We usually think of playing and learning as total opposites of each other. However, playing can actually complement a young child’s learning process. Research has found that play-based learning can be an effective method of developing young children’s cognition, creativity, social skills, self-esteem and willingness to engage in new environments.
What is Play-Based Learning?
Children are naturally curious about the world around them. They possess a desire to explore and engage with it by playing. Play-based learning is a method of teaching where the teachers capitalize on the children’s interests by providing specific encouragement and feedback during play activities. This way, the children are both proactive and engaged in their learning, gaining first-hand information about the world through expert guidance. It is an important element in various innovative educational approaches such as the Reggio Emilia approach, a student-centered and constructivist educational philosophy that cultivates the child’s potential for growth through their innate curiosity.
The most efficient way to develop a child’s language skills is with frequent interactions. While the child is playing, educators help to grow their vocabulary by asking questions, encouraging conversations and introducing unfamiliar words. This discussion-based approach lets children increase their mastery of a language in a natural way that is dynamic and compelling. Encouraging children to use rhyming and singing while they play also helps them with their memorization and pre-literacy skills. Studies have found that children in play-based learning programs have better vocabulary and storytelling capabilities compared to their peers in traditional classrooms.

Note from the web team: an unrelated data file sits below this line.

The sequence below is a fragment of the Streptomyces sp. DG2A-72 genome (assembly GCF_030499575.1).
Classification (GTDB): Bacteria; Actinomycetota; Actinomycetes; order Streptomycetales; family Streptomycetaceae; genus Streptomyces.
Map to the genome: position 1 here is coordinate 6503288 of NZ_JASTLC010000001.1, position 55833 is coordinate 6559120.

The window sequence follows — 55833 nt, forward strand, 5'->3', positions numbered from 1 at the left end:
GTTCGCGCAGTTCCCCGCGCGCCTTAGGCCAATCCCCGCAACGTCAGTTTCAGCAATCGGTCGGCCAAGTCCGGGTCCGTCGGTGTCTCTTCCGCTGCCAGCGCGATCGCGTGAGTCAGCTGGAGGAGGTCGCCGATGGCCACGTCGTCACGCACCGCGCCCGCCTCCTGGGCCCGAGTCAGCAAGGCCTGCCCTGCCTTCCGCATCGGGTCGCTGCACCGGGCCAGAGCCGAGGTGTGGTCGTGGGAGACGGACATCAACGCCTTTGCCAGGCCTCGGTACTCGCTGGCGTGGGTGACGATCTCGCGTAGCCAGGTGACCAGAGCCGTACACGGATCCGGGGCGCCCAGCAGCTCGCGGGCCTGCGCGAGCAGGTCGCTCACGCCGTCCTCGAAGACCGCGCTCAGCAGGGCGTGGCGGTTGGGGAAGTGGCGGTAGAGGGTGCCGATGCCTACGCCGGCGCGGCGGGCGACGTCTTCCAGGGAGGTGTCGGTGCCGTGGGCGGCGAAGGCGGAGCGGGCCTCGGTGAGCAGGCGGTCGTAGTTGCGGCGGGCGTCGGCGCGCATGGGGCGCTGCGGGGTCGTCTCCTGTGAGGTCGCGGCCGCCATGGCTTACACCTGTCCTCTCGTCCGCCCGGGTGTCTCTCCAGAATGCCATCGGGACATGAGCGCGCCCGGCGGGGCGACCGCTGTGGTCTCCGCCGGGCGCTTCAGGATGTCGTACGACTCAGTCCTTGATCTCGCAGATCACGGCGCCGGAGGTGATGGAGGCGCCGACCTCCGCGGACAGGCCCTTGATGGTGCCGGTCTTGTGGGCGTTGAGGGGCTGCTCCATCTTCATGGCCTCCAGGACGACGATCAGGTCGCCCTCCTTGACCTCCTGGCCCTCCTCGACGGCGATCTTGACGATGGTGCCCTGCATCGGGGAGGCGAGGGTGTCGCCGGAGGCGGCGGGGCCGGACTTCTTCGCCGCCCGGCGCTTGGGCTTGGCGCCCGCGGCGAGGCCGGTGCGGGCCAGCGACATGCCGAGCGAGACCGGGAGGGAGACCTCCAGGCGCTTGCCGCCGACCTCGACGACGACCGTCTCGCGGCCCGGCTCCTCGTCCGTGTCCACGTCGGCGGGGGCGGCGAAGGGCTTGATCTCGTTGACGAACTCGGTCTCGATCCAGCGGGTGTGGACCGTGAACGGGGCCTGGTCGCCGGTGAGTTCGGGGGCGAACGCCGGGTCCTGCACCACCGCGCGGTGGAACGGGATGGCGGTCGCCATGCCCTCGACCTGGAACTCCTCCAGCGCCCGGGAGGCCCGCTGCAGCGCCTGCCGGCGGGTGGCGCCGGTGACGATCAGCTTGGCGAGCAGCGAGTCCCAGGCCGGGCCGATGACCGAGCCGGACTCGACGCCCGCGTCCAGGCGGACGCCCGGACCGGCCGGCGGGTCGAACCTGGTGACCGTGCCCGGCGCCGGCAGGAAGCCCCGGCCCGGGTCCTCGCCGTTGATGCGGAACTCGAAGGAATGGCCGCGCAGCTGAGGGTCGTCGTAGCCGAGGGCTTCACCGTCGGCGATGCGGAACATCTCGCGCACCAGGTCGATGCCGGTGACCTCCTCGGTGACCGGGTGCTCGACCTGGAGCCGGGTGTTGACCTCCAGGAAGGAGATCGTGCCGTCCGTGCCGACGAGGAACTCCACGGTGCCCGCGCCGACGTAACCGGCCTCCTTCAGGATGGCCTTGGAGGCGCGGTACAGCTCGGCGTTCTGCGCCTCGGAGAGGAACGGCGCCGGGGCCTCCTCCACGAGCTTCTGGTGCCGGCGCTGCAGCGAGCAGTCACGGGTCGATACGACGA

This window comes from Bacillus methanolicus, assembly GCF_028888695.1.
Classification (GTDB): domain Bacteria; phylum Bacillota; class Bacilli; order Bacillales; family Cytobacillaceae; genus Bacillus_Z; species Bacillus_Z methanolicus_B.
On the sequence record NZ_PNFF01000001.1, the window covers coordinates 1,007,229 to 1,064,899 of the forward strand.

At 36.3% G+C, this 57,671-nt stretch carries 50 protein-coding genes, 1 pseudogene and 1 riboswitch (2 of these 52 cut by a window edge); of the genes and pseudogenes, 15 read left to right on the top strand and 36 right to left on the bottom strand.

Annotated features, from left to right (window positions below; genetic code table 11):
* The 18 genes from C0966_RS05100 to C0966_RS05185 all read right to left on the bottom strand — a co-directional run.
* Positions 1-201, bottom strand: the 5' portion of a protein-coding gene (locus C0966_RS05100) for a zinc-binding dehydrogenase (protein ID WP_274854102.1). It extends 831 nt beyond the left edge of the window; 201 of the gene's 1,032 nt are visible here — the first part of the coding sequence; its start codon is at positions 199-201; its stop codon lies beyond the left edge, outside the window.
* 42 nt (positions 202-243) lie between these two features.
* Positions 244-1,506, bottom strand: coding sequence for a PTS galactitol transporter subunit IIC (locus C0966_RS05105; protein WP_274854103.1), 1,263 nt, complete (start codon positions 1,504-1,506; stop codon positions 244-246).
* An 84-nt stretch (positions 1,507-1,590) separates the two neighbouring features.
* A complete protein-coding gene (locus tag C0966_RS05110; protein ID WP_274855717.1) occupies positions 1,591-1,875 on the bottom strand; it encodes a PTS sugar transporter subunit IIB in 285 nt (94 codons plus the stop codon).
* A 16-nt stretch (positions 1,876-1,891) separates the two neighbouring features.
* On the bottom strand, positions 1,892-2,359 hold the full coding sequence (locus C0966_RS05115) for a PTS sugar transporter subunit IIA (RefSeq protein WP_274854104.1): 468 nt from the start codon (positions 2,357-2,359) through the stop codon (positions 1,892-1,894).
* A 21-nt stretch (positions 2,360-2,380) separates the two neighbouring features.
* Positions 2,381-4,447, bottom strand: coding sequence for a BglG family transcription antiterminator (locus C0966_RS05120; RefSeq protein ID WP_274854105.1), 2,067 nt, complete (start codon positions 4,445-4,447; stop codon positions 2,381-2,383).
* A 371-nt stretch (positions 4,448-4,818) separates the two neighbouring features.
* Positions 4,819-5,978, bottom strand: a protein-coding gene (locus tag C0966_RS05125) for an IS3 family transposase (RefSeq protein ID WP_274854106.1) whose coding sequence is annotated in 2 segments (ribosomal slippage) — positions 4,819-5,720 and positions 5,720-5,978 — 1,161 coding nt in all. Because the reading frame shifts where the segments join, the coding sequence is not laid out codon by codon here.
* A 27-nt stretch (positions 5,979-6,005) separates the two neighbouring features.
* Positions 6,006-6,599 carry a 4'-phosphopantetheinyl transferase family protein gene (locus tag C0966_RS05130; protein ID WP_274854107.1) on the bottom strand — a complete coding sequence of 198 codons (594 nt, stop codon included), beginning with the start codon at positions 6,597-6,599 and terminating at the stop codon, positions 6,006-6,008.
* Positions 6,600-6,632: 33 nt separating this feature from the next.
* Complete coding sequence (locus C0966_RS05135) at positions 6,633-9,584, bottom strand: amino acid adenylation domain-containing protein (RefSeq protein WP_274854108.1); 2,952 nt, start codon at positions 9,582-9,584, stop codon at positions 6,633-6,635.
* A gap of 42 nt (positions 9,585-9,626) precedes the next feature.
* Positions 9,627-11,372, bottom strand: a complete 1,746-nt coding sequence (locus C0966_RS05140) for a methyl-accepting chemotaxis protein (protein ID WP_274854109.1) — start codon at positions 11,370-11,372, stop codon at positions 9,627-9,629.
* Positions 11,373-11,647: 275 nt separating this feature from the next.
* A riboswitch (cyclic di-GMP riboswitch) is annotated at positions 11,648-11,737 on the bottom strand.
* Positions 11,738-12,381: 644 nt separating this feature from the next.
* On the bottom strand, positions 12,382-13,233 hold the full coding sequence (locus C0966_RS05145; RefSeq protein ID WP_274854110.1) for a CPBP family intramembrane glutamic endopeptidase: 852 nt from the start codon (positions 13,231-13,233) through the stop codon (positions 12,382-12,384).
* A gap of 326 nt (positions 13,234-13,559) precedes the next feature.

There is a widespread misconception among parents that creativity is frivolous when, in fact, it is the most essential component to problem solving and innovation, skills especially needed in today’s knowledge-based economy. Playing is the most natural way for children to foster and expand their creativity and imagination. Through the use of toys, paints or blocks, teachers give children the freedom to let their curiosity and imagination run free. Studies indicate that this aspect of play creates a brain that has increased flexibility and improved potential for learning later in life.
Social and Emotional Skills
Frequent social interactions with teachers and peers are an important feature in play-based learning. By having discussions, play-acting or playing games, teachers guide children in developing social skills such as cooperation, sharing and responding to ideas, negotiating and resolving conflicts. Children learn the value of empathy and the importance of learning the feelings, perspectives and motivations of their peers early on.
Additionally, the active role children play in guiding their own learning helps them to develop positive self-esteem and confidence. This makes them more willing to take risks, explore and, most importantly, be motivated to learn.
At Shattuck-St. Mary’s Forest City International School we utilize the Reggio Emilia approach, an innovative and inspiring approach to early childhood education that values the child as strong, capable and resilient; rich with wonder and knowledge. Play-based learning is an integral part of the Reggio Emilia approach as well as our Early Childhood program, which is catered for children from ages 3 to 6. Through play, we help the children to grow into successful, sociable, creative and intelligent individuals within a safe and nurturing environment.